Paintings of figures such as Henry David Thoreau, Johannes Brahms, Charles Baudelaire, and Virginia Woolf distorted through the experimental use of paint by Quebec-based artist Mathieu Laca. The paintings remind me of the works of Francis Bacon but the portraits are not that far off and you can still work out a resemblance.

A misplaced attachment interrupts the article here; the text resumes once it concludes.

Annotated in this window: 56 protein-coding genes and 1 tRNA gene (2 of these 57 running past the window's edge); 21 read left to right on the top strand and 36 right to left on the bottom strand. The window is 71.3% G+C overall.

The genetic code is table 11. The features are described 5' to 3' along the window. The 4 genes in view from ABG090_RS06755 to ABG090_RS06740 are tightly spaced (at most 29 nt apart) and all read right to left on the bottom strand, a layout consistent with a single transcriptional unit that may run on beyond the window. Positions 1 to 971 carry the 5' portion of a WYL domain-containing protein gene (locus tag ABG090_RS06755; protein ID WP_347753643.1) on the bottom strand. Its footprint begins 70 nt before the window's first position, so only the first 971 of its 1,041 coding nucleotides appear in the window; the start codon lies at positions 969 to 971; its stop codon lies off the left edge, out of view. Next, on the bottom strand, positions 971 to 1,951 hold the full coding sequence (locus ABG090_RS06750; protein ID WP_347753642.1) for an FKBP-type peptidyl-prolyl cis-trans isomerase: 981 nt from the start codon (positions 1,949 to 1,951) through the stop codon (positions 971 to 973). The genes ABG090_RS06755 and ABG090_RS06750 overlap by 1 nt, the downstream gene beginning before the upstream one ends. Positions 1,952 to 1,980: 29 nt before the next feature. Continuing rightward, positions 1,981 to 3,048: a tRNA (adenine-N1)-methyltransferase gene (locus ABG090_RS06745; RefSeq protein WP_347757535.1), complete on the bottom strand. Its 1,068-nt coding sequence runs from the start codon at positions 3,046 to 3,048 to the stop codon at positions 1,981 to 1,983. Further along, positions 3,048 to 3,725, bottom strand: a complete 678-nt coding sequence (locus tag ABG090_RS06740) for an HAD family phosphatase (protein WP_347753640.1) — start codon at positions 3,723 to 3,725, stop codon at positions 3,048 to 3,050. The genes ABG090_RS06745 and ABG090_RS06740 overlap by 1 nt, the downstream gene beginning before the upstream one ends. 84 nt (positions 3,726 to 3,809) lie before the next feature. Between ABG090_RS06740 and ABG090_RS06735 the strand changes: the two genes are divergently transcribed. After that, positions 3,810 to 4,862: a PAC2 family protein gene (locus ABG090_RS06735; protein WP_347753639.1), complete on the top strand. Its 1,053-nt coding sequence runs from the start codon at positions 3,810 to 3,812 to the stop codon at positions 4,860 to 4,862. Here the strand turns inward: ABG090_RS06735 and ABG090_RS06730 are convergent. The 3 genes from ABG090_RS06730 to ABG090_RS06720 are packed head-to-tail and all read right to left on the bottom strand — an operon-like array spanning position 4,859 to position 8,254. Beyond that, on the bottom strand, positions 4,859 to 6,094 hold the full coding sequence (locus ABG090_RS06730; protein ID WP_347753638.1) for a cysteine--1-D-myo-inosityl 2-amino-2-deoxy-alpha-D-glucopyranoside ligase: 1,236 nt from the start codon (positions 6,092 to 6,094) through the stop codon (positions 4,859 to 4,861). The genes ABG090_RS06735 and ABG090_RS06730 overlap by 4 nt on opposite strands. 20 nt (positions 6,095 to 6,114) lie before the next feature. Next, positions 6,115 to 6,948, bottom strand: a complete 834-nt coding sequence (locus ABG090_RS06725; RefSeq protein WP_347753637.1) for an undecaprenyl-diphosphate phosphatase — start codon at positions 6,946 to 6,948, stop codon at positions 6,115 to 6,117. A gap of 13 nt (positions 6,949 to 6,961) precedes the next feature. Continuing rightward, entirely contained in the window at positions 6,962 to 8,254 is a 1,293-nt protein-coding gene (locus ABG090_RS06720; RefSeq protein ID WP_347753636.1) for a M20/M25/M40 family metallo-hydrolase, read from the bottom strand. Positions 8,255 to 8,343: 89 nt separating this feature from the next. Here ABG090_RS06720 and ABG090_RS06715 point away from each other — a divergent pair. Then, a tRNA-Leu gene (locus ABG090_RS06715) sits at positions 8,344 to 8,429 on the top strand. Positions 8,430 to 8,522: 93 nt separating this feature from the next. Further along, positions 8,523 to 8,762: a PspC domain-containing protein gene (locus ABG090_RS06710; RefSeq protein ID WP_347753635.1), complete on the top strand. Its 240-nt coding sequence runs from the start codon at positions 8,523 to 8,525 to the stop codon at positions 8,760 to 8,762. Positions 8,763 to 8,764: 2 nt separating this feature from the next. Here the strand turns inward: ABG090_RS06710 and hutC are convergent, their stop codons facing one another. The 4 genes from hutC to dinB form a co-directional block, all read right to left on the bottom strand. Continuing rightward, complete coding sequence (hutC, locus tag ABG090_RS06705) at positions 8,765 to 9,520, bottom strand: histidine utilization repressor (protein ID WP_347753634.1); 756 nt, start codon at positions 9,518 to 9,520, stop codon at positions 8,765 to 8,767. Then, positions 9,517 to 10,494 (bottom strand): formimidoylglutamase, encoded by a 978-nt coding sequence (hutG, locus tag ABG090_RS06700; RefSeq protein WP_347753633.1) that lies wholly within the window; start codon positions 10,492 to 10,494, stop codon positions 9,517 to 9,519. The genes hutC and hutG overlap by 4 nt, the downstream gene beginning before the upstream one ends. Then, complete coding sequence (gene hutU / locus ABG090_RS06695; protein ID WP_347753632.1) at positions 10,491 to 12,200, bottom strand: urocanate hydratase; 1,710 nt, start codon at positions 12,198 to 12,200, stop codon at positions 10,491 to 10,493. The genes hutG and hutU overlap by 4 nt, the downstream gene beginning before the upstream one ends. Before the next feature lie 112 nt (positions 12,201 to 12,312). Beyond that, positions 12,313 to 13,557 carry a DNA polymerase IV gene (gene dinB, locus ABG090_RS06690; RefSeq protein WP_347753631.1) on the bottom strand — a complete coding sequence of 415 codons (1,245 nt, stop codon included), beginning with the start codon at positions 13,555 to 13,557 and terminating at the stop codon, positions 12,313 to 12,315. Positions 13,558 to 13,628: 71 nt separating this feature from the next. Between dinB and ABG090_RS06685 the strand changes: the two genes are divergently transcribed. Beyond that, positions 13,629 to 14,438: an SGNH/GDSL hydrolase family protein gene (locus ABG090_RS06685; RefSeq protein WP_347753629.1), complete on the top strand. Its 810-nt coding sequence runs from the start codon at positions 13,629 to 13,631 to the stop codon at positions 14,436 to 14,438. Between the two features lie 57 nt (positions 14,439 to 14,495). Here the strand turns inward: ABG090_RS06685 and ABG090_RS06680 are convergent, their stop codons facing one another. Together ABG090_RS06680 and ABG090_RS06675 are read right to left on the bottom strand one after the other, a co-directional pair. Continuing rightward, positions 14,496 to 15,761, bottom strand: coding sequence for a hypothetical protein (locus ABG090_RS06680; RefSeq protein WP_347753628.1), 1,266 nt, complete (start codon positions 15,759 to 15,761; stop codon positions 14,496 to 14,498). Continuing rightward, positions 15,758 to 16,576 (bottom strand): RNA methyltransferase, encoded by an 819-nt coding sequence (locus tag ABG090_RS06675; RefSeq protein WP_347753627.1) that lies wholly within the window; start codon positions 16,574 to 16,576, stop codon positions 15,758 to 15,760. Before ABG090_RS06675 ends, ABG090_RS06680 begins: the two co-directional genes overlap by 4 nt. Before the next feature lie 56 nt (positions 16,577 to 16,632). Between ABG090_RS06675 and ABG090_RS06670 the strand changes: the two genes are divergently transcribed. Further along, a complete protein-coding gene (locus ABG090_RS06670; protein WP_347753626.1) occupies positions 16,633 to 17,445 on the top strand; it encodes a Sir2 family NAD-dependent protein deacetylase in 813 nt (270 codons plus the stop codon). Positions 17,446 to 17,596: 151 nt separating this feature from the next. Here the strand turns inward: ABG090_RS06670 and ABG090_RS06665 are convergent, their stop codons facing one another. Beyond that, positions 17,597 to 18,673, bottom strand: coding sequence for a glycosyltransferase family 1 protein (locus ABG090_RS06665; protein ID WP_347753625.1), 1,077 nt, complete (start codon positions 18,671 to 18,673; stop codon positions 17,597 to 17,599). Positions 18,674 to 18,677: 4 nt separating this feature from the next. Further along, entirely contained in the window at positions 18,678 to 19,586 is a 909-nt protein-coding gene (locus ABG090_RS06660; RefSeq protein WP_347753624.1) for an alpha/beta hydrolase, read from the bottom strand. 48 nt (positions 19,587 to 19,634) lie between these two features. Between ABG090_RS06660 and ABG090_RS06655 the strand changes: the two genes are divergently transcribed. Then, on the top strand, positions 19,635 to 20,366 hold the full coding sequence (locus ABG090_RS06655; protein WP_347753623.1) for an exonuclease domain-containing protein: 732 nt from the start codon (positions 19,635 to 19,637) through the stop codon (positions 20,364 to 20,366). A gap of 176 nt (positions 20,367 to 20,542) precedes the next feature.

I usually start to paint with an idea in mind. But this idea, even if it’s good and well executed, often seems dull. It lacks energy. So, I destroy it. I scrape, I erase, I cover up with the background color, I add in thick impastos of various colors with the knife and I move them around almost randomly. At one point, even though I have the strong impression of loosing time and material, something emerges from that failure. All my efforts to revive something yet unknown seem to take shape. Some kind of statement emerges with an unexpected authority. Usually, there’s a strangeness to it. It’s almost grotesque. It begs me for acceptance. Yet it’s so far away from the original idea that sometimes it frightens me and the resemblance to the subject of the portrait becomes almost accidental. Nevertheless, there’s a life to it and that’s what truly matters. There’s a powerful breath running through it and it asks me to underline it, to nuance it and to polish it.